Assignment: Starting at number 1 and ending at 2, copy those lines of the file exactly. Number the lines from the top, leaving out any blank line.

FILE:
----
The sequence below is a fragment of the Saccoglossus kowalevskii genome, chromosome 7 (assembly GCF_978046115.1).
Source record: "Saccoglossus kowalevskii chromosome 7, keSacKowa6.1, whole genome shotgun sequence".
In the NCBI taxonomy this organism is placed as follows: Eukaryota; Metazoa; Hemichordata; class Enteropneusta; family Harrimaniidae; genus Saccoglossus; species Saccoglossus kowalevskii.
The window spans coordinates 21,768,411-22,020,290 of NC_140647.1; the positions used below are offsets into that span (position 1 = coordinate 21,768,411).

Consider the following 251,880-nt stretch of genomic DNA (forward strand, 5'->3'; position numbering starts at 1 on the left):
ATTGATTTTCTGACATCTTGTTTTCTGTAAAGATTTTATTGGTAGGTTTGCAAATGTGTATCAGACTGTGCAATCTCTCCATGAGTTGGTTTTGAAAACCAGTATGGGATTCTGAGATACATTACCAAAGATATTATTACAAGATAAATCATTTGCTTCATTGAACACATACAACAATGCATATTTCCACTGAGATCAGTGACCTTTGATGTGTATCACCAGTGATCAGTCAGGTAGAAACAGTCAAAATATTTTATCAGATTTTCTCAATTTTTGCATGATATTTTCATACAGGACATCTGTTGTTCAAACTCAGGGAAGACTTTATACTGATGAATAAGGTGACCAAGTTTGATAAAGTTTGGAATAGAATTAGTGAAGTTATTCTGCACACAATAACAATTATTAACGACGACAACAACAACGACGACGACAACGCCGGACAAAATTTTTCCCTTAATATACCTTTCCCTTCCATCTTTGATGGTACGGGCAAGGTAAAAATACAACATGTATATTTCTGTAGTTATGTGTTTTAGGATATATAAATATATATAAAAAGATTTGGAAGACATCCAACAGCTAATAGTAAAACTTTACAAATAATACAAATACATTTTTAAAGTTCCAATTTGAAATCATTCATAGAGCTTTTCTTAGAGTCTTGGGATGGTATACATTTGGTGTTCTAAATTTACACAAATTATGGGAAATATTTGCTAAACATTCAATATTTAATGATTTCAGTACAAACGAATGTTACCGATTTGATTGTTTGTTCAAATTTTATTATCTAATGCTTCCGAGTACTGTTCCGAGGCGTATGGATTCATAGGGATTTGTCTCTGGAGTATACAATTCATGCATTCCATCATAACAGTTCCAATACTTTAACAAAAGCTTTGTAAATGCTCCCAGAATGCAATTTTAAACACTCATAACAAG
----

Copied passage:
The sequence below is a fragment of the Saccoglossus kowalevskii genome, chromosome 7 (assembly GCF_978046115.1).
Source record: "Saccoglossus kowalevskii chromosome 7, keSacKowa6.1, whole genome shotgun sequence".